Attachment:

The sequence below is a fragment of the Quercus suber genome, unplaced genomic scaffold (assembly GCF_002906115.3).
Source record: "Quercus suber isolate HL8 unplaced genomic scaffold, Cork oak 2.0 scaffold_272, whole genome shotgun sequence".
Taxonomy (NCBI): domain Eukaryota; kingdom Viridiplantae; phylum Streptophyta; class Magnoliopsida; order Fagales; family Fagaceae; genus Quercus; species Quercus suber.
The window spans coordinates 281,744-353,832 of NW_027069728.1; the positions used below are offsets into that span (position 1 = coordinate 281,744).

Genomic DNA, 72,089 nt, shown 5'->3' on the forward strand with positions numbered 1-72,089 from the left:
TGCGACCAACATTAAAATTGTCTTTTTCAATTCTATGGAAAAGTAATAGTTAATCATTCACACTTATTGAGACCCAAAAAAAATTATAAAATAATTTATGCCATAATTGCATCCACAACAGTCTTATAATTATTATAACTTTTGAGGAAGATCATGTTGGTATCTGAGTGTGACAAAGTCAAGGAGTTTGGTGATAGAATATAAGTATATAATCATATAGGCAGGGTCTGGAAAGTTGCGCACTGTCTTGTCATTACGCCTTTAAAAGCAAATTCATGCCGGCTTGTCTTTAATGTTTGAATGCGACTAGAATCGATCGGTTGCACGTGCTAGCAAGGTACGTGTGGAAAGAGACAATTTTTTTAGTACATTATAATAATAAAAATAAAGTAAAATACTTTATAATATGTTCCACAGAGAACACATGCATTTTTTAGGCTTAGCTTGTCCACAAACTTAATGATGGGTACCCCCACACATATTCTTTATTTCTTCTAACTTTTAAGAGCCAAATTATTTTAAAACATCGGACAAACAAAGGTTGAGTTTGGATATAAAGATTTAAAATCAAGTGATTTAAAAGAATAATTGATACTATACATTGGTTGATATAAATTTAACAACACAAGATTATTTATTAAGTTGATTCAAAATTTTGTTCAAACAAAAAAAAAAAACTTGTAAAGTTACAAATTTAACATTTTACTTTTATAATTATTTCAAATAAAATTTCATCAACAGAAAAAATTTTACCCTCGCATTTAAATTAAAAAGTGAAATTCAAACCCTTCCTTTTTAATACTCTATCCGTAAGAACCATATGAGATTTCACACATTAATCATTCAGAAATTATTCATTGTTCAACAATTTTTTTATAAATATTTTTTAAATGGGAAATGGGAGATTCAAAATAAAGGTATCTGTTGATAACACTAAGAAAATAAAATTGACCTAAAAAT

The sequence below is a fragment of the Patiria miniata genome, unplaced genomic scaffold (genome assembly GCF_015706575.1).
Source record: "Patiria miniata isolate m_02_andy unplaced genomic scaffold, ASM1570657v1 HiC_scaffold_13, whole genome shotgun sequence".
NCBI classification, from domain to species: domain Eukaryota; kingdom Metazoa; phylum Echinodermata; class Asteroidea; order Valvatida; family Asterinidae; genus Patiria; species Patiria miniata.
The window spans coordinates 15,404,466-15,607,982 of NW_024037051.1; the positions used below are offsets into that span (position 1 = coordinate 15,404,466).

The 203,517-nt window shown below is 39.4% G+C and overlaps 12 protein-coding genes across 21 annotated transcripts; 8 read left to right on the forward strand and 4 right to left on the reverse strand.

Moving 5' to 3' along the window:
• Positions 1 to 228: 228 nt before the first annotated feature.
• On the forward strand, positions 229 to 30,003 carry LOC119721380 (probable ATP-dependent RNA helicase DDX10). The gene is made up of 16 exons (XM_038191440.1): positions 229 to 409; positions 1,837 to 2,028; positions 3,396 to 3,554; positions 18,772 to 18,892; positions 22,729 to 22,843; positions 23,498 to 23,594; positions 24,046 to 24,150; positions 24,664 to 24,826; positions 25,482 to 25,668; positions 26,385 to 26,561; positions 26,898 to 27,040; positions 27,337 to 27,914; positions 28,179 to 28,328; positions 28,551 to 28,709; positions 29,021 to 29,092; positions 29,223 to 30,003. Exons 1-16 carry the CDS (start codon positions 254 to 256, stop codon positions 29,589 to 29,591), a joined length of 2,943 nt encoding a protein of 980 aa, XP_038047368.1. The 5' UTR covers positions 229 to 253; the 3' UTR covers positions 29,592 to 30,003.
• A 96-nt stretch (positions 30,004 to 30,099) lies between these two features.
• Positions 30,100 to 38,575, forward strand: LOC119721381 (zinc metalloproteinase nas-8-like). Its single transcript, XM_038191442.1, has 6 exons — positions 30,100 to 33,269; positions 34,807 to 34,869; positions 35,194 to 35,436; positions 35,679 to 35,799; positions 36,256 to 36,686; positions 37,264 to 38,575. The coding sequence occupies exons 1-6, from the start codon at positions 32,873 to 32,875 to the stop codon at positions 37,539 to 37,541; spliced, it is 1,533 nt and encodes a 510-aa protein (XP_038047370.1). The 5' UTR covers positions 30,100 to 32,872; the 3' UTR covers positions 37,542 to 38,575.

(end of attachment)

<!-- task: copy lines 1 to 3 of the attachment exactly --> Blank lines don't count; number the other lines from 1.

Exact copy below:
The sequence below is a fragment of the Quercus suber genome, unplaced genomic scaffold (assembly GCF_002906115.3).
Source record: "Quercus suber isolate HL8 unplaced genomic scaffold, Cork oak 2.0 scaffold_272, whole genome shotgun sequence".
Taxonomy (NCBI): domain Eukaryota; kingdom Viridiplantae; phylum Streptophyta; class Magnoliopsida; order Fagales; family Fagaceae; genus Quercus; species Quercus suber.